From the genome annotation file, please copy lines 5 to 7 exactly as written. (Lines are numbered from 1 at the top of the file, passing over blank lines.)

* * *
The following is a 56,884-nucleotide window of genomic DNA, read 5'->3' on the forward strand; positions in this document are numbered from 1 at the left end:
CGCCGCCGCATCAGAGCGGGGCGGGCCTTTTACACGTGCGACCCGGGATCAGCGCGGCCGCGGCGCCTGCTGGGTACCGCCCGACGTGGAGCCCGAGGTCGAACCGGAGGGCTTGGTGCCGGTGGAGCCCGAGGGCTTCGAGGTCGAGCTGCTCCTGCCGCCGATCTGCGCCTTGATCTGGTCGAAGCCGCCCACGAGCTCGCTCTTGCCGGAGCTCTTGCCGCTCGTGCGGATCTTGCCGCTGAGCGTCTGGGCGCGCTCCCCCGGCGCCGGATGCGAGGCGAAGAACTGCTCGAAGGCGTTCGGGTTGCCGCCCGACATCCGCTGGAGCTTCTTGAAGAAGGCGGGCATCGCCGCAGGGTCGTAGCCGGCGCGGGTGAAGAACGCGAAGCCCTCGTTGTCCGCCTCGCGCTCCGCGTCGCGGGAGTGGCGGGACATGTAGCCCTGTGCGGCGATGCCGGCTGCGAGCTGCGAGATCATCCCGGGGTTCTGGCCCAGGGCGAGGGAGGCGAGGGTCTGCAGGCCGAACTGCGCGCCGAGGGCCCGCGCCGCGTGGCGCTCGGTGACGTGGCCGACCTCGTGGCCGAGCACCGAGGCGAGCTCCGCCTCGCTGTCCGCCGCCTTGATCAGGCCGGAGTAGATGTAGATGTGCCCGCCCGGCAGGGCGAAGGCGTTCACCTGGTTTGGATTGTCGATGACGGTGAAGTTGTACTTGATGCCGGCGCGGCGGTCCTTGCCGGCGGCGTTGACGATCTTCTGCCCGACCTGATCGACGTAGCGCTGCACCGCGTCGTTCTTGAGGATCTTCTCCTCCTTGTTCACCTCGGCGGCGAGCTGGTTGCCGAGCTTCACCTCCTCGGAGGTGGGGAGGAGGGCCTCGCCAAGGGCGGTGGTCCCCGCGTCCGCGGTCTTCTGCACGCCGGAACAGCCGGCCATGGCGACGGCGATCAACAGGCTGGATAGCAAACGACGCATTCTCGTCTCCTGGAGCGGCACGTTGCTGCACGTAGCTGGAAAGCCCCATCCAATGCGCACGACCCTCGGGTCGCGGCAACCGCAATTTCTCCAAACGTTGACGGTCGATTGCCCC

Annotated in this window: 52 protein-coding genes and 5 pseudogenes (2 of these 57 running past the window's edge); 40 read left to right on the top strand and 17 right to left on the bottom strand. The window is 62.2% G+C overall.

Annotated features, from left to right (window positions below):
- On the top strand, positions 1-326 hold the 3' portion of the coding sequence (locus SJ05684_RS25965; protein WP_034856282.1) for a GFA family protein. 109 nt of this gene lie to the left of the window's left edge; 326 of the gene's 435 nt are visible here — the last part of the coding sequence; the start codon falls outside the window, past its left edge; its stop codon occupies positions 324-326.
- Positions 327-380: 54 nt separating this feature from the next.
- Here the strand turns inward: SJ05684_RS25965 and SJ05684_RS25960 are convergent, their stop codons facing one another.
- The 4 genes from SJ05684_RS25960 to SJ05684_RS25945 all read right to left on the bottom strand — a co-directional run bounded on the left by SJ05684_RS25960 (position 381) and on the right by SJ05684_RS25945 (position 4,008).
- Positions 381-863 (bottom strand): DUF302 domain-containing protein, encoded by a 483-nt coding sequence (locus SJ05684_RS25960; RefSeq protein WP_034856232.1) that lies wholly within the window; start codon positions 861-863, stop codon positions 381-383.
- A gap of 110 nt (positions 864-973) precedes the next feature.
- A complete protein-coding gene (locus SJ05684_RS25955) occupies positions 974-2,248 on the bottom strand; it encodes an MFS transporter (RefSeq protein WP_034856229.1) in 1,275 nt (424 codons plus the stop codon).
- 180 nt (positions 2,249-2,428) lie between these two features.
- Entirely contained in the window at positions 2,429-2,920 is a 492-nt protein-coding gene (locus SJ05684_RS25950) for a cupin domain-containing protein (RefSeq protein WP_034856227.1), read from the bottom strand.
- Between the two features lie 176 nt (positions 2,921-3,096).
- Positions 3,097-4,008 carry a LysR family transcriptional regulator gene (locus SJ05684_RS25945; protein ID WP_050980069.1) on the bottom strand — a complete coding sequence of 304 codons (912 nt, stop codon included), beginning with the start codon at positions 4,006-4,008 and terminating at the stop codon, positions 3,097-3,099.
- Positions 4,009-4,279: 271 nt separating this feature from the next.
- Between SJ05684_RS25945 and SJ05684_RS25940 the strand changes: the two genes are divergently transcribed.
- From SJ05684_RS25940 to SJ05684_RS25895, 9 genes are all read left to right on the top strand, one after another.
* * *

- On the top strand, positions 1-326 hold the 3' portion of the coding sequence (locus SJ05684_RS25965; protein WP_034856282.1) for a GFA family protein. 109 nt of this gene lie to the left of the window's left edge; 326 of the gene's 435 nt are visible here — the last part of the coding sequence; the start codon falls outside the window, past its left edge; its stop codon occupies positions 324-326.
- Positions 327-380: 54 nt separating this feature from the next.
- Here the strand turns inward: SJ05684_RS25965 and SJ05684_RS25960 are convergent, their stop codons facing one another.